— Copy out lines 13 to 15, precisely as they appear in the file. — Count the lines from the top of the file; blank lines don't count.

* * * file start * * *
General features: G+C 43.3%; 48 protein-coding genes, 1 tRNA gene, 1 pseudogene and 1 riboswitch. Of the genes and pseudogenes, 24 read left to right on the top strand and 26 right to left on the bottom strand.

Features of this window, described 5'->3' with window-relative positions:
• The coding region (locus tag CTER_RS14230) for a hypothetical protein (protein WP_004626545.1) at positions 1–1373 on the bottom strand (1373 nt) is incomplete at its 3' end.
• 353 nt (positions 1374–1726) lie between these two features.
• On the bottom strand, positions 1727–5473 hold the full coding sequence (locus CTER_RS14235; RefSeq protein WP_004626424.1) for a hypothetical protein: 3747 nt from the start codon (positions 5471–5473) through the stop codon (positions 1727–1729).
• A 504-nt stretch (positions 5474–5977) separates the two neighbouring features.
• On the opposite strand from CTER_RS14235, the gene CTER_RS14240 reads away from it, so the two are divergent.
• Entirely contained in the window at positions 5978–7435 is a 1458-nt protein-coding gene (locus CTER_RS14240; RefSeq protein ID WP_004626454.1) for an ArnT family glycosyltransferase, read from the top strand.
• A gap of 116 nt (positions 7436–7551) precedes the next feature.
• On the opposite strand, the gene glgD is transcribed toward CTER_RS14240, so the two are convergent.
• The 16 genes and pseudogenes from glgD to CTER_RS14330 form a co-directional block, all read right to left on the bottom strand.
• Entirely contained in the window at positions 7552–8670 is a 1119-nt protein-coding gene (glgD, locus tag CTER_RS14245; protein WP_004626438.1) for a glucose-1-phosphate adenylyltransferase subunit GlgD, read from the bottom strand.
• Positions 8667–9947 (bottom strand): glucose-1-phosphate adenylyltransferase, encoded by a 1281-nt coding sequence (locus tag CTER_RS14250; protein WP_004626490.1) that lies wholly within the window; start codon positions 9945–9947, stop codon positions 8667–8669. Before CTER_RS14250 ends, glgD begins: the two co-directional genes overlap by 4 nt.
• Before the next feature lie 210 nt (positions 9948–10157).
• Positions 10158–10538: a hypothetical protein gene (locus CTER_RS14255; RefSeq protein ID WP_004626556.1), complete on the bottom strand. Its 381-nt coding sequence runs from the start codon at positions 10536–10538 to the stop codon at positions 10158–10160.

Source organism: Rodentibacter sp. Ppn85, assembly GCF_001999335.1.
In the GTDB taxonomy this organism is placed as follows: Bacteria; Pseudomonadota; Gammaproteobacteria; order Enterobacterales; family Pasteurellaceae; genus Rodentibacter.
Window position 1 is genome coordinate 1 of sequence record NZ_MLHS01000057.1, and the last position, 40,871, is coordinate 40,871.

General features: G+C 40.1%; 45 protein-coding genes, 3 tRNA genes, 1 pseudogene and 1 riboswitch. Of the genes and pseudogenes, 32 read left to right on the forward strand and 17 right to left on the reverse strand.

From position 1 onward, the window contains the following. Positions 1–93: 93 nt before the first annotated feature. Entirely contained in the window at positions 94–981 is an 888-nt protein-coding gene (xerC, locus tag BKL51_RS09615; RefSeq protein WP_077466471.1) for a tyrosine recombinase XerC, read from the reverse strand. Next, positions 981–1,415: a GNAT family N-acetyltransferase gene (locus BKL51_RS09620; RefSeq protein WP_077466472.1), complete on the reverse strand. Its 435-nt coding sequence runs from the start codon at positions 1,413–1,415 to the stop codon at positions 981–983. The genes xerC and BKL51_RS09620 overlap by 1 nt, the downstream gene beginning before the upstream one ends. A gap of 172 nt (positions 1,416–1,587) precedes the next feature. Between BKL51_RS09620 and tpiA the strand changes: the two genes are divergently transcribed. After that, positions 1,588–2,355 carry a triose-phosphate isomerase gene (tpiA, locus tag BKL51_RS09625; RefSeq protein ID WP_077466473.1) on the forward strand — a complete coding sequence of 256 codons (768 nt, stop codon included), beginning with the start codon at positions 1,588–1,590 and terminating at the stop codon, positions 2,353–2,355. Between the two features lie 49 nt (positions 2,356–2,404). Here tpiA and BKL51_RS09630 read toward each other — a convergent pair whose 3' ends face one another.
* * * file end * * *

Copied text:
• Positions 8667–9947 (bottom strand): glucose-1-phosphate adenylyltransferase, encoded by a 1281-nt coding sequence (locus tag CTER_RS14250; protein WP_004626490.1) that lies wholly within the window; start codon positions 9945–9947, stop codon positions 8667–8669. Before CTER_RS14250 ends, glgD begins: the two co-directional genes overlap by 4 nt.
• Before the next feature lie 210 nt (positions 9948–10157).
• Positions 10158–10538: a hypothetical protein gene (locus CTER_RS14255; RefSeq protein ID WP_004626556.1), complete on the bottom strand. Its 381-nt coding sequence runs from the start codon at positions 10536–10538 to the stop codon at positions 10158–10160.